The overall pessimism about the US economy has not subsided as nominal GDP growth has been less than three percent, Q4-over-Q4 , and in that kind of world, corporate profits don’t grow very much, said Joe Lavorgna, chief US economist at Deutsche Bank.
People are focused on the labor market, which is a backward looking indicator; companies hired people, but unfortunately as they did that, the bottom dropped out so to speak, especially in manufacturing. It’s likely things will continue to slow, he noted.
The latest retail sales and unemployment reading came in stronger than anticipated. Asked to comment, Joe said retail sales numbers for the past three months are up three percent annualized, which is not a good number, especially given how low energy costs are and how much job growth the economy had.
While retail sales are not declining, historically there were plenty of downturns where sales were positive. Consumers need not be negative for the economy to go into a recession or equities to fall 30 percent, he observed.
Many people say to gauge a true recession investors should watch consumer spending since consumption contributes two-thirds of US GDP. Asked to explain, Joe said the belief that consumption is the best indicator of the economy is patently wrong and investors should look at history.
Consumption doesn’t move a whole lot within the economy; what drives a business cycle is typically the investment side – capital spending and inventories, that’s what drives the cycles mostly. The US economy is witnessing a big deep downturn like they did in 2008-09 when everything collapsed. But in the 2001 and in the 1990-91 recessions, consumer spending was positive. The notion that spending has to be negative (for a recession) is a complete falsehood, he argued.
Telecom equipment maker CISCO’s CEO said recently he’s witnessing some concerns about new orders among its clients, which mirrors DB’s concern about a pull-back. Asked to comment, Joe said while the US economy might not be headed to a recession, the probability remains much higher than most people believe.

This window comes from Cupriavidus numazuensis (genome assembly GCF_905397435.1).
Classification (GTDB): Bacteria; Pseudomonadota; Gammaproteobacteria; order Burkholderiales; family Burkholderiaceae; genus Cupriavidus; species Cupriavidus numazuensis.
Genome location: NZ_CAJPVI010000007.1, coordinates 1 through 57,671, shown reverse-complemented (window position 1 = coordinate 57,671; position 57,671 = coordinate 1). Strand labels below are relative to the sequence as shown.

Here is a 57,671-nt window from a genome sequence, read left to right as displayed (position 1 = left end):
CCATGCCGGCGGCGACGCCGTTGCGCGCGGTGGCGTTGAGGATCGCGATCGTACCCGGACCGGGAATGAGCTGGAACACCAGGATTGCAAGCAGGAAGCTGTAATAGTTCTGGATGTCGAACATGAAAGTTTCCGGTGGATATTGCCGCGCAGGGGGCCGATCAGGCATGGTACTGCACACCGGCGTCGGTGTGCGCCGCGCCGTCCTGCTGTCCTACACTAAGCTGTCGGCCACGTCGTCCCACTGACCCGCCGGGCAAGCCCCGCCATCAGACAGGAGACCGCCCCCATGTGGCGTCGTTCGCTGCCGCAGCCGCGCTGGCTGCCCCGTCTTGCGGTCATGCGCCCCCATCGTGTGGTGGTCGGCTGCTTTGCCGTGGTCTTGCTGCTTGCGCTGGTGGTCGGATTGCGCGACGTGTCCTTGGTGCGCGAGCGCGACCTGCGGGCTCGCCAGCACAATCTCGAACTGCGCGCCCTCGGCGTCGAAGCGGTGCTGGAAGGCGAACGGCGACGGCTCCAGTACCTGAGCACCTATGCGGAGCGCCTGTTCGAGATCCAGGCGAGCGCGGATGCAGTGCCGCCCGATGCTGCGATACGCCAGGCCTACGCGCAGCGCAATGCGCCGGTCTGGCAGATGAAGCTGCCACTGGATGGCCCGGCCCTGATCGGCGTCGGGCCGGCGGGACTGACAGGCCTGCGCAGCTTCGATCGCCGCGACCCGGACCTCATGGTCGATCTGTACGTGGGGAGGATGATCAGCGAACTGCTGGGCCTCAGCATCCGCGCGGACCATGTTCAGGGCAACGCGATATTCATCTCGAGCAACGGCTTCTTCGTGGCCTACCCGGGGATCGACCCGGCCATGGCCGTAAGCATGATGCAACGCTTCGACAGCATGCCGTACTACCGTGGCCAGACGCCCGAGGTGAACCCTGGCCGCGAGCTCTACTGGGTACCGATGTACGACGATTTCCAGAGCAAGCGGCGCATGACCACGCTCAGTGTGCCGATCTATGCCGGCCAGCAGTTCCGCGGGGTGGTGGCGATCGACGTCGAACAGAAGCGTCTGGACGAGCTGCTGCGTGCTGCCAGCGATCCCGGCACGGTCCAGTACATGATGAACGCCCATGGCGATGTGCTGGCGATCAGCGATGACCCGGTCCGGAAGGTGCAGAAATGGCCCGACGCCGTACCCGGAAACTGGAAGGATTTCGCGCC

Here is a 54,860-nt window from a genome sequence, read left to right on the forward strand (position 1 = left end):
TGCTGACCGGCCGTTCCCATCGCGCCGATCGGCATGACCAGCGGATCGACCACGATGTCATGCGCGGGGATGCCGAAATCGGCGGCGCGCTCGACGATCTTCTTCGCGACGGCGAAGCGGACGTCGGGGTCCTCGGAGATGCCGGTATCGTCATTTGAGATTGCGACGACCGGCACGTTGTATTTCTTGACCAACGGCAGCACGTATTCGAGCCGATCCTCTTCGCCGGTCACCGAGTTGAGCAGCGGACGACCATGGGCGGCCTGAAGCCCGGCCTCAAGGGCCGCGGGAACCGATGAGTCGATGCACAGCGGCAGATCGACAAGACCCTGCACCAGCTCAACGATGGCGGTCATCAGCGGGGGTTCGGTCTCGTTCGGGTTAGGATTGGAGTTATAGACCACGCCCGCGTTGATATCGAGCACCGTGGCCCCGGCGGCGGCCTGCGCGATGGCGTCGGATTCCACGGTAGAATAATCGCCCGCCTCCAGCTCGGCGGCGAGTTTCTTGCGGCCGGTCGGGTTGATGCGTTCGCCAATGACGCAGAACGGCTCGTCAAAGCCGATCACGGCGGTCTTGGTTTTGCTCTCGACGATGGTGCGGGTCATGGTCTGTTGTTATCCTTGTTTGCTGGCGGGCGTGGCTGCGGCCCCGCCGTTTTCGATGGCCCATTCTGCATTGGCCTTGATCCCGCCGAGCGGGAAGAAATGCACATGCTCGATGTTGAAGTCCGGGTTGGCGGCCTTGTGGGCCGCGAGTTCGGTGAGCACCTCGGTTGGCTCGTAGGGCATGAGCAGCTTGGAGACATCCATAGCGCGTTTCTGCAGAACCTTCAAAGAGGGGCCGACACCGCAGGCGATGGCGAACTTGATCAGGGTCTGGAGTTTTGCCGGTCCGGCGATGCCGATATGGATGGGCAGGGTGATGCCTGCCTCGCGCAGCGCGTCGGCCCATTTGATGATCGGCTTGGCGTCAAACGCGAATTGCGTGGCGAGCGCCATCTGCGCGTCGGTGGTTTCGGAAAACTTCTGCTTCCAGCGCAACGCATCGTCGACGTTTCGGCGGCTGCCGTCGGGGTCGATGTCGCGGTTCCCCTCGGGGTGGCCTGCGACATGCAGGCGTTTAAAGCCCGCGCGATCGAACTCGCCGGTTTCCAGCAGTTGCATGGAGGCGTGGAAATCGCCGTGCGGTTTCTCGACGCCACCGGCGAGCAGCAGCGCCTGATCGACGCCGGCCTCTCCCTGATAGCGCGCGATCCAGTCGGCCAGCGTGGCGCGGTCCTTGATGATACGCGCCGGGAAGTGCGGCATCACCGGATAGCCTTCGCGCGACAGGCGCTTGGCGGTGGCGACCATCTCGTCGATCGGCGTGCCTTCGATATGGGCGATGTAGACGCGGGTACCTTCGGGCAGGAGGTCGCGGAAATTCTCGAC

When an economy grows as feebly as it has been, as long in the business cycle as has been, and is driven by just one sector – the consumer – it gets more prone to get hit by some negative exogenous shock; whatever that may be remains to be seen.
Maybe it would be China, or may be it would be further dollar appreciation. The economy is at that point of the cycle where one has to be extraordinarily cautious and defensive, he noted.
DB’s view contrasts with Goldman Sachs’ as the investment bank says now is the time to short gold and there could be three rate hikes from the Fed this year and stock markets could climb 12-13 percent from here.
The bears can cite a multitude of variables to augment their case, but the fact of the matter remains that M&A activity has remained very robust, despite declining year-over-year, said Richard Peterson, Sr. director at S&P Capital IQ. The US is a service-driven economy; while manufacturing might have been hit by the downturn in oil prices, it’s likely to be short-lived and at one point there could be a recovery at the back-end of 2016 or perhaps in 2017, he observed.
Asked if DB’s gloomy forecast has been baked into the markets, Joe answered in negative. The high-yield credit spreads have typically led in the last three downturns and they are at levels in the past where there were recessions. If investors look at market price signals – whether materials or high-yield spreads or sectors within equity – broadly speaking consumer discretionary or financials, or even the slope of the yield curve, every single market indicates there’s a growth problem.
If investors become data dependent – whatever that means, by the time the data confirms a slowdown, the equity market may have bottomed and is already recovering despite the data being soft, he concluded.
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